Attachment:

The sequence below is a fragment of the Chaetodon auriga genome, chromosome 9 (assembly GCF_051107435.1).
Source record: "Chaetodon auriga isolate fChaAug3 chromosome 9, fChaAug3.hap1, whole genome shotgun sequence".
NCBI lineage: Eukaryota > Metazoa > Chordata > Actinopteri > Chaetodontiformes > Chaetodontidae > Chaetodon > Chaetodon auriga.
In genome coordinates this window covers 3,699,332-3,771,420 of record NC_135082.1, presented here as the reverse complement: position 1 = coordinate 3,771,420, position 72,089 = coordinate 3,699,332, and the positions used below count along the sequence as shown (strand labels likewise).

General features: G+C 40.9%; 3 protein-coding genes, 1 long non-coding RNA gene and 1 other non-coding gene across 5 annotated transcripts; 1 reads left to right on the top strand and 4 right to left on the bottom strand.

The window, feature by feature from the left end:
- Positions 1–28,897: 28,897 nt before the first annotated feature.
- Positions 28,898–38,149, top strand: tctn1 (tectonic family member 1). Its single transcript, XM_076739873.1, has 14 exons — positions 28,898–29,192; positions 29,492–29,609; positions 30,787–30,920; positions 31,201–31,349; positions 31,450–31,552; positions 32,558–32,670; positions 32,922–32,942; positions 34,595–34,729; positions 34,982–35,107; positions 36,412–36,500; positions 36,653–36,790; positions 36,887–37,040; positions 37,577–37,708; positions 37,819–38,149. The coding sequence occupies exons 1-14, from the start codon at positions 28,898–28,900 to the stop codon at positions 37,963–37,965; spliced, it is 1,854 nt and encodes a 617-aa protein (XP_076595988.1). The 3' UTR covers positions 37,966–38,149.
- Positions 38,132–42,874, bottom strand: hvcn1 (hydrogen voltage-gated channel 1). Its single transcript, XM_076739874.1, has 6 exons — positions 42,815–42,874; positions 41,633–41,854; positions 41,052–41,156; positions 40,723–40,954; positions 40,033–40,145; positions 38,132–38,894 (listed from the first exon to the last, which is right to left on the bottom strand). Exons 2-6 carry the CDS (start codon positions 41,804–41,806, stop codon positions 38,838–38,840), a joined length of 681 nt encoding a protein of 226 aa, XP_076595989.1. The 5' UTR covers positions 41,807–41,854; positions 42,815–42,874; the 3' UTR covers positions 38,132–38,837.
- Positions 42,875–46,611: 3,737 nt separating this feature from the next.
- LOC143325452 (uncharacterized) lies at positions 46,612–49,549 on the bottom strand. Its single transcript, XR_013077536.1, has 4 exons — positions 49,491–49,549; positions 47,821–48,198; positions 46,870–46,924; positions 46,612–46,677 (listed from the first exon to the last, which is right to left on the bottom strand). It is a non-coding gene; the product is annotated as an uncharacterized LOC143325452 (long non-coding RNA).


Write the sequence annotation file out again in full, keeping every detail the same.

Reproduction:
The sequence below is a fragment of the Chaetodon auriga genome, chromosome 9 (assembly GCF_051107435.1).
Source record: "Chaetodon auriga isolate fChaAug3 chromosome 9, fChaAug3.hap1, whole genome shotgun sequence".
NCBI lineage: Eukaryota > Metazoa > Chordata > Actinopteri > Chaetodontiformes > Chaetodontidae > Chaetodon > Chaetodon auriga.
In genome coordinates this window covers 3,699,332-3,771,420 of record NC_135082.1, presented here as the reverse complement: position 1 = coordinate 3,771,420, position 72,089 = coordinate 3,699,332, and the positions used below count along the sequence as shown (strand labels likewise).

General features: G+C 40.9%; 3 protein-coding genes, 1 long non-coding RNA gene and 1 other non-coding gene across 5 annotated transcripts; 1 reads left to right on the top strand and 4 right to left on the bottom strand.

The window, feature by feature from the left end:
- Positions 1–28,897: 28,897 nt before the first annotated feature.
- Positions 28,898–38,149, top strand: tctn1 (tectonic family member 1). Its single transcript, XM_076739873.1, has 14 exons — positions 28,898–29,192; positions 29,492–29,609; positions 30,787–30,920; positions 31,201–31,349; positions 31,450–31,552; positions 32,558–32,670; positions 32,922–32,942; positions 34,595–34,729; positions 34,982–35,107; positions 36,412–36,500; positions 36,653–36,790; positions 36,887–37,040; positions 37,577–37,708; positions 37,819–38,149. The coding sequence occupies exons 1-14, from the start codon at positions 28,898–28,900 to the stop codon at positions 37,963–37,965; spliced, it is 1,854 nt and encodes a 617-aa protein (XP_076595988.1). The 3' UTR covers positions 37,966–38,149.
- Positions 38,132–42,874, bottom strand: hvcn1 (hydrogen voltage-gated channel 1). Its single transcript, XM_076739874.1, has 6 exons — positions 42,815–42,874; positions 41,633–41,854; positions 41,052–41,156; positions 40,723–40,954; positions 40,033–40,145; positions 38,132–38,894 (listed from the first exon to the last, which is right to left on the bottom strand). Exons 2-6 carry the CDS (start codon positions 41,804–41,806, stop codon positions 38,838–38,840), a joined length of 681 nt encoding a protein of 226 aa, XP_076595989.1. The 5' UTR covers positions 41,807–41,854; positions 42,815–42,874; the 3' UTR covers positions 38,132–38,837.
- Positions 42,875–46,611: 3,737 nt separating this feature from the next.
- LOC143325452 (uncharacterized) lies at positions 46,612–49,549 on the bottom strand. Its single transcript, XR_013077536.1, has 4 exons — positions 49,491–49,549; positions 47,821–48,198; positions 46,870–46,924; positions 46,612–46,677 (listed from the first exon to the last, which is right to left on the bottom strand). It is a non-coding gene; the product is annotated as an uncharacterized LOC143325452 (long non-coding RNA).